The Chief of Naval Staff (CNS) Admiral Noman Bashir says the Pakistan Navy (PN) is on high alert and the PNS Mehran attack was not owed to a security lapse. He is right. It is possible, too, that Huckleberry Finn commanded the Corps D’Armée.
We are also told naval commandos reached the spot in three minutes. I am deeply impressed. They killed four out of possibly six attackers, two managing to extricate through a base, let’s not forget, which was highly secure before the intrusion and which, after the attack, had been further secured. [NB: this is where Interior Minister Rehman Malik’s statement about the attackers being Star Wars characters begins to make sense.]
I have a thought. If I were to choose someone to command an air defence (AD) battalion, I would opt for Admiral Bashir. Here’s why. His basic strategy would be to tell his gunners and SAM operators to try and shoot down the attack aircraft in a sortie. He will claim success after his battalion has shot down ten of the 14 aircraft, while the four managed to complete their mission.
Admiral Bashir, through his illustrious career, seems to have missed out on one basic principle of sound defence — mission denial. Corollary: I was bullshitting when I said I would put him in command of an AD battalion. I would not. I am not interested in shooting down enemy aircraft; my primary aim is to deny them their mission. The attackers carried the day because they accomplished their mission. And they did so because Aunts Agatha and Dahlia are commanding the PN and PNS Mehran respectively, thank you.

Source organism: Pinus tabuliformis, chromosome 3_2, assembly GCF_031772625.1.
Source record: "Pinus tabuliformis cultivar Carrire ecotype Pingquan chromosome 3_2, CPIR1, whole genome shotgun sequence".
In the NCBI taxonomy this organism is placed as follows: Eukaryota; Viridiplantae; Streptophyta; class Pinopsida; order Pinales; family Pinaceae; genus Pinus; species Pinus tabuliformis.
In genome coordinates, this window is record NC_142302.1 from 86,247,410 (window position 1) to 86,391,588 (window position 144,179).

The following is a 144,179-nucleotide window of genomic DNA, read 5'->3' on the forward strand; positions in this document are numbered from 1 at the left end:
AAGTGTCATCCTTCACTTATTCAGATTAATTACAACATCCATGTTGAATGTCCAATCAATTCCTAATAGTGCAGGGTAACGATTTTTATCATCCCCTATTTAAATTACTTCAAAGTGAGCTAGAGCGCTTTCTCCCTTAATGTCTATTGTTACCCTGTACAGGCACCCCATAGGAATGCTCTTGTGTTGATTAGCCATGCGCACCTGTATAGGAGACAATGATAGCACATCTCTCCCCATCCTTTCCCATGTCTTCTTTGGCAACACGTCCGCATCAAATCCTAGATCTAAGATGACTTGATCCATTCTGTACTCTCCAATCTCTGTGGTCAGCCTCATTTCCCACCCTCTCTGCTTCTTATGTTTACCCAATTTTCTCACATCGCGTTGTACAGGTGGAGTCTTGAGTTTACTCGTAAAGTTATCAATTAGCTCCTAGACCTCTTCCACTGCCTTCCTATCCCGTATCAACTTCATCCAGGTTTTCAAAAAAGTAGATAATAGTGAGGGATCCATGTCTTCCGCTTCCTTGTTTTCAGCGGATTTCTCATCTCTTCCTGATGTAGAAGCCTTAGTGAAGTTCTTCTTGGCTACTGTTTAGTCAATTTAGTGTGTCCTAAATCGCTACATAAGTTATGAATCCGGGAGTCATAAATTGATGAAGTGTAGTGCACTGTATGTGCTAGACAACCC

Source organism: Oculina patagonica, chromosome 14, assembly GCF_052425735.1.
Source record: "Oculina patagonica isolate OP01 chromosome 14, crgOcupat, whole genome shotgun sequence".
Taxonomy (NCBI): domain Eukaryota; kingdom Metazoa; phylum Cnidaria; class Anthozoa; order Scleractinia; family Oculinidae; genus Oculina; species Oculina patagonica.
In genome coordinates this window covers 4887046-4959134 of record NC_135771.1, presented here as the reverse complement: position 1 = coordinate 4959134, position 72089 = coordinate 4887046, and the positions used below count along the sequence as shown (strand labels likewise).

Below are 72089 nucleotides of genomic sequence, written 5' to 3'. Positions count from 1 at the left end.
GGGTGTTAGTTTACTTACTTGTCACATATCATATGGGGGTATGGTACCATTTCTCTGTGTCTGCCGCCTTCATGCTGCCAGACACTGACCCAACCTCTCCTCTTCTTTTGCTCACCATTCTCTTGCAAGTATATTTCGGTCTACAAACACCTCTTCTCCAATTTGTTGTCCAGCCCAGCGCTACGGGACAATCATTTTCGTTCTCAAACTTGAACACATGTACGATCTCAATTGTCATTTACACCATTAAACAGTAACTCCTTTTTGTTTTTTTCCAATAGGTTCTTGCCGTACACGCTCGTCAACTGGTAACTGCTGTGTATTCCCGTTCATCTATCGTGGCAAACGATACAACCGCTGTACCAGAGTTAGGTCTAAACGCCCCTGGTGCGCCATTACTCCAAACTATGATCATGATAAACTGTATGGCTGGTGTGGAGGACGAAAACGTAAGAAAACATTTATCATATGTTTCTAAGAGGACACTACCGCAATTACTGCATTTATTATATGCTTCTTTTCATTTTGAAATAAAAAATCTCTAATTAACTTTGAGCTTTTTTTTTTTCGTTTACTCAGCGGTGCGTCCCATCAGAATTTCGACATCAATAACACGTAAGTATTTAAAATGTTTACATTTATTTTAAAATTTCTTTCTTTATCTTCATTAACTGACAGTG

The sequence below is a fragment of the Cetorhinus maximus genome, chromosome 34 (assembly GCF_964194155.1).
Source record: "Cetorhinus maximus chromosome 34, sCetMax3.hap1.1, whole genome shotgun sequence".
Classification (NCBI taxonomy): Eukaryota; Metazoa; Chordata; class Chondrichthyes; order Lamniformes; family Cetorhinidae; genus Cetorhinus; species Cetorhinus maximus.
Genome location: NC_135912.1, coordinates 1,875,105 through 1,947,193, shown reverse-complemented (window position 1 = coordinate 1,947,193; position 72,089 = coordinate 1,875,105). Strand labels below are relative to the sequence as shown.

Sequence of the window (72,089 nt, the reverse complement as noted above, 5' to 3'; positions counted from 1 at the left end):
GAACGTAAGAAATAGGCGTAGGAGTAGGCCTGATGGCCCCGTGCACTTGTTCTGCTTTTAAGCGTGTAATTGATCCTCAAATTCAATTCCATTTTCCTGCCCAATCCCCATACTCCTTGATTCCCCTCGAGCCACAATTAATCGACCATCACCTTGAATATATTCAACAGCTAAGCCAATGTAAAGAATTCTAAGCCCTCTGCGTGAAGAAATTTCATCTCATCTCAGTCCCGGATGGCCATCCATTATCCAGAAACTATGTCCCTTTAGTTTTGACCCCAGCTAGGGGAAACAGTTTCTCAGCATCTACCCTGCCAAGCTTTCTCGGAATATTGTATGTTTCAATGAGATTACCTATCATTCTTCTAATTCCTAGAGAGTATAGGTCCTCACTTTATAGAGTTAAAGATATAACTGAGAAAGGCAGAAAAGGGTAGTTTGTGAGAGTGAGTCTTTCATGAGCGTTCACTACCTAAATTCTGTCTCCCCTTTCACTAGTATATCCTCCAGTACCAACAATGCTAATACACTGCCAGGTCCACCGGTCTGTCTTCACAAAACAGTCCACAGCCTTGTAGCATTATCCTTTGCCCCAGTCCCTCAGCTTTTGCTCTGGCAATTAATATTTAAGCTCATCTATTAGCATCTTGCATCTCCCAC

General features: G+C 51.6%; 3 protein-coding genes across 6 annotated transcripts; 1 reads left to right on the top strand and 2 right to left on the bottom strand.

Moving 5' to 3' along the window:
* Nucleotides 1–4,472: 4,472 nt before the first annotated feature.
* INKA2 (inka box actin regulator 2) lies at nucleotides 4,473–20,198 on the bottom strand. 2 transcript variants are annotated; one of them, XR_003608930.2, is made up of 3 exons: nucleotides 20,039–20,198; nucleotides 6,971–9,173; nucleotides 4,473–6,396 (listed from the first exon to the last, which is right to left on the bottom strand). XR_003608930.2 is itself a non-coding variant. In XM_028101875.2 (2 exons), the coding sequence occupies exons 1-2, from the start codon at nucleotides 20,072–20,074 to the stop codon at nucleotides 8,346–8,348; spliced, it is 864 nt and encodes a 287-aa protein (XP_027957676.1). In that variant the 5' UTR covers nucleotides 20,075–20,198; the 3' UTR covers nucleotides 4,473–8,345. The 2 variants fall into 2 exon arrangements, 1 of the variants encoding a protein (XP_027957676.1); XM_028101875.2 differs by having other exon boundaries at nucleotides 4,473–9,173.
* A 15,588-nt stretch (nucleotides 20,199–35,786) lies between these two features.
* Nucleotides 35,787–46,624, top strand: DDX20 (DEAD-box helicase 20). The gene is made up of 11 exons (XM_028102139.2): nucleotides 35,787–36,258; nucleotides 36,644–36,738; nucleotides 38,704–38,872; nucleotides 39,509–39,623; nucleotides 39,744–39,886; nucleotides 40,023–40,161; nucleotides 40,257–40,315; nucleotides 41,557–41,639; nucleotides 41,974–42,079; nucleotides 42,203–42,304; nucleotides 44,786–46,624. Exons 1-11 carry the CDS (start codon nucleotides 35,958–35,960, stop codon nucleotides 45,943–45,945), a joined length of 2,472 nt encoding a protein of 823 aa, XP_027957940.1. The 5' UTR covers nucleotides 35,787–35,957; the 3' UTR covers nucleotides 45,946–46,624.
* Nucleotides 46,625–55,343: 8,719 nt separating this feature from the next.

Ah! But I got one thing wrong. There indeed was no security lapse because that would presuppose security. So, perhaps the CNS is right. If the perimeter of the base is not secure; if those responsible for security have not even worked out likely approaches and secured them; if watchtowers are not being manned; if there is no system for alarms setting off if someone tampers with the concertina wires running over the walls of the base; if there are no searchlights; if there are no trip wires; if there is no concept of layered defence; if there is no local defence around the assets; if the assets have been positioned against all standard operating procedures, as one aviation enthusiast pointed out to me, without Hessian or sand bars when in the open, and are closely packed, then there was no lapse. It was a monumental screw up.
The attackers, on the other hand, were prepared, were highly trained, had reconnoitred the area, had the elements of surprise and speed on their side, knew their dedicated target, had worked out distances, the time it would take them to get from one to the other point, and knew they could take out the planes before they got cordoned off and into a firefight. They had planned it to a tee.
Which is why, by the time they got into a firefight with the naval and SSG commandos, they had already accomplished their mission, inflicting a loss of $72 million on the PN and Pakistan, upgrade costs of the P-3C Orion excluded. But more than that, they had deprived the PN of its primary force-multiplier platform. If I have to put together a commando platoon, I will most definitely hire these guys.